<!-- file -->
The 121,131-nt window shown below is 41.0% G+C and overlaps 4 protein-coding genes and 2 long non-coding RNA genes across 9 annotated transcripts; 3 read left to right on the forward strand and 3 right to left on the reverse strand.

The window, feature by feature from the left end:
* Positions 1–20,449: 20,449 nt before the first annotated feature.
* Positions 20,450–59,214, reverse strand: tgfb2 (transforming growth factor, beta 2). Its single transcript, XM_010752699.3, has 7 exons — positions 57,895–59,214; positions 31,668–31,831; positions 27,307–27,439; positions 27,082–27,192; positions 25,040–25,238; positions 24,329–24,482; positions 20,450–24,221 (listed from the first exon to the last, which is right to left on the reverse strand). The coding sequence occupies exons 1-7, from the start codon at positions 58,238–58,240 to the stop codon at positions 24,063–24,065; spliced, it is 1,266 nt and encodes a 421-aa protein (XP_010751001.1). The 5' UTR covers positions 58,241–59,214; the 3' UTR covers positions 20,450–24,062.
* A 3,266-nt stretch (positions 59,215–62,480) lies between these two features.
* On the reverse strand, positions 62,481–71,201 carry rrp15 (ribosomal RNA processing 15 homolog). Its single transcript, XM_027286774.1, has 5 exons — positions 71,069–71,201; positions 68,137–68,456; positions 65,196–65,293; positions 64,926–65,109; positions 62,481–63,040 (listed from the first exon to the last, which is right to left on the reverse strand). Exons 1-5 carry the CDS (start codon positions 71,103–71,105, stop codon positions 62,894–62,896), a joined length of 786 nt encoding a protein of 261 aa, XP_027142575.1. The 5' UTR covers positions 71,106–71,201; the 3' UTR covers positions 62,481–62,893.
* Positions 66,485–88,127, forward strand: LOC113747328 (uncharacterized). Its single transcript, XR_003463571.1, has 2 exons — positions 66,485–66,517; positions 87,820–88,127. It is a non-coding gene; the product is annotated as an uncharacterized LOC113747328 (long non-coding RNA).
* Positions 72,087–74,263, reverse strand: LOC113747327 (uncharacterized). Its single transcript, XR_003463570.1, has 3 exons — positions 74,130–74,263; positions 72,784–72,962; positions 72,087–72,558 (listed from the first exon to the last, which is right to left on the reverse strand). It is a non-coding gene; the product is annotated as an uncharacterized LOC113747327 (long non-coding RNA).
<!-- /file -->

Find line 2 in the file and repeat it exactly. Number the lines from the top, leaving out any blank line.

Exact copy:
The window, feature by feature from the left end: